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Today’s Top Stories
2. The NY Times reports that Syria began moving some of its chemical weapons, prompting warnings from the West. And Israel sought a Jordanian green light to attack Syrian chemical stockpiles, reports Jeffrey Goldberg:
Intelligence officials in two countries told me recently that the Israeli government has twice come to the Jordanian government with a plan to take out many of Syria’s chemical weapons sites. According to these two officials, Israel has been seeking Jordan’s “permission” to bomb these sites, but the Jordanians have so far declined to grant such permission.
Of course, Israel can attack these sites without Jordanian approval (in 2007, the Israeli Air Force destroyed a Syrian nuclear reactor), but one official told me that the Israelis are concerned about the possible repercussions of such an attack on Jordan. “A number of sites are not far from the border,” he said, further explaining: “The Jordanians have to be very careful about provoking the regime and they assume the Syrians would suspect Jordanian complicity in an Israeli attack.”
3. Participants in the inaugural NSW Jewish Board of Deputies-HonestReporting Israel Advocacy Mission are keeping a diary of their trip. Read about Day Six: seeing the Jordan Valley and Golan Heights with Elliott Chodoff, a military analyst and “the cruelest sociologist in the world.”
Israel and the Palestinians
• There are renewed Irish calls for a boycott of settlement products. In separate articles, the Irish Times talked to officials at the Irish Congress of Trade Unions and the Israeli embassy in Dublin.
More detestable, however, is a third article serving as a readers guide to boycotting Israel. The Times lists specific brands manufactured in places like “the illegal settlement of Ariel,” “the Barkan industrial zone in the illegally occupied West Bank,” etc. as well as fruit (“likely to have been produced in settlement farms” and the Aeronautic Defense Systems which is based in Yavne, which south of Tel Aviv and certainly not “occupied.”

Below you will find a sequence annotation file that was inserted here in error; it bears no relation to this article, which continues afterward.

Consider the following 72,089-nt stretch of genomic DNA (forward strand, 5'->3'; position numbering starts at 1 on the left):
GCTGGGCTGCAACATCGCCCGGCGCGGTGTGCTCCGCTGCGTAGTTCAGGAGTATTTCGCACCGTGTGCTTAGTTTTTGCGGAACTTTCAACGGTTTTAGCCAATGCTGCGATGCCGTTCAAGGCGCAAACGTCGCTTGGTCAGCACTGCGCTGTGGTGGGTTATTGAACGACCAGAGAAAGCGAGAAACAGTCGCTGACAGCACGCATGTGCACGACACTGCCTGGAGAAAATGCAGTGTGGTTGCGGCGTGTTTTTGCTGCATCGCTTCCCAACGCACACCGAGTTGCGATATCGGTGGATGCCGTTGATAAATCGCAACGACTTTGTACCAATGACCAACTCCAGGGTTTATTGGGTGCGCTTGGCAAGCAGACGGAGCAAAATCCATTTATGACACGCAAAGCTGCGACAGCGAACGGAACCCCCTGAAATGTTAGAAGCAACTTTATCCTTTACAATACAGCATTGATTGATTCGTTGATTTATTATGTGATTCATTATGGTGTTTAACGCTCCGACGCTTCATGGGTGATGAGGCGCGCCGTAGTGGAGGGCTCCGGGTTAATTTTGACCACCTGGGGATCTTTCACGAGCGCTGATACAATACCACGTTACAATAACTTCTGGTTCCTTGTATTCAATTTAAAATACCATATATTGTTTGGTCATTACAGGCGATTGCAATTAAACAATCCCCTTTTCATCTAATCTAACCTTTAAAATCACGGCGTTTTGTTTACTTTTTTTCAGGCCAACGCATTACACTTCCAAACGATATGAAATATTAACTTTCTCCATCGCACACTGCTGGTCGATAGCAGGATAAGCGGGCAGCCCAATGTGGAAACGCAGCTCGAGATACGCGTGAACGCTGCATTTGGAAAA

• Prime Minister Netanyahu says he only okayed planning and zoning for E1, not actual construction. The Jerusalem Post says Netanyahu was probably signaling to the PLO that if they continue taking unilateral steps, Israel will begin construction.
• Yesterday, I saw quite a bit of hype that E1 development will cut the West Bank in two. That specific spin tapered off, though the Christian Science Monitor still managed to squeeze it in.
Such a bloc of Israeli-controlled territory would divide the northern half of the West Bank from the southern half . . .
• For just the facts on E1, see Nadav Shragai at the JCPA.
• Despite the statehood celebrations, NY Times correspondent Isabel Kershner says nothing has changed on the ground.
• BBC: The UK Foreign Office denied reports that it might recall its ambassador over E1 development.
• Decent piece of NY Times reporting: Jodi Rudoren looks at Gaza’s collaborators.
Soccer stars protest Palestinians launching rockets from stadium
• Christiane Amanpour’s doing a special 2-part look at the Holy Land, due to air at the end of December. According to ABC News, Amanpour will
explore the powerful stories from Genesis to the Birth of Jesus. ”Back to the Beginning” peels back the layers of history and faith that has inspired billions.
Last time I recall Amanpour addressing the Holy Land’s three faiths in a high profile way, she won our 2007 Dishonest Reporter Award for God’s Warriors. Stay tuned.
• Meet Jacqueline Gmach, an American of Tunisian descent. She’s following in the footsteps of Steven Spielberg by documenting the stories of Jews forced to flee Arab countries during and after World War II. The San Diego Jewish Journal (via Point of No Return) writes:
As part of the Final Solution, Gmach says, the Wannsee Conference promised the elimination of 1 million Jews in France, although only 300,000 Jews were living there at the time.
“Scholars interpret [this fact to mean] that to reach this ‘1 million,’ that the Nazis were adding the numbers of Jews residing in Arab countries to this list,” she explains. “So they were a part of the Final Solution and were viewed in the same way by the Nazi regime.”
• One of the best-known Palestinian hijackers from the 70s, Leila Khalid, is returning to Gaza. I’d like to think that she’ll have a moderating influence on Gaza kids. She’ll tell the young ‘uns that in the old days, terrorists actually preferred to survive their attacks. (Related reading: Lessons From El Al)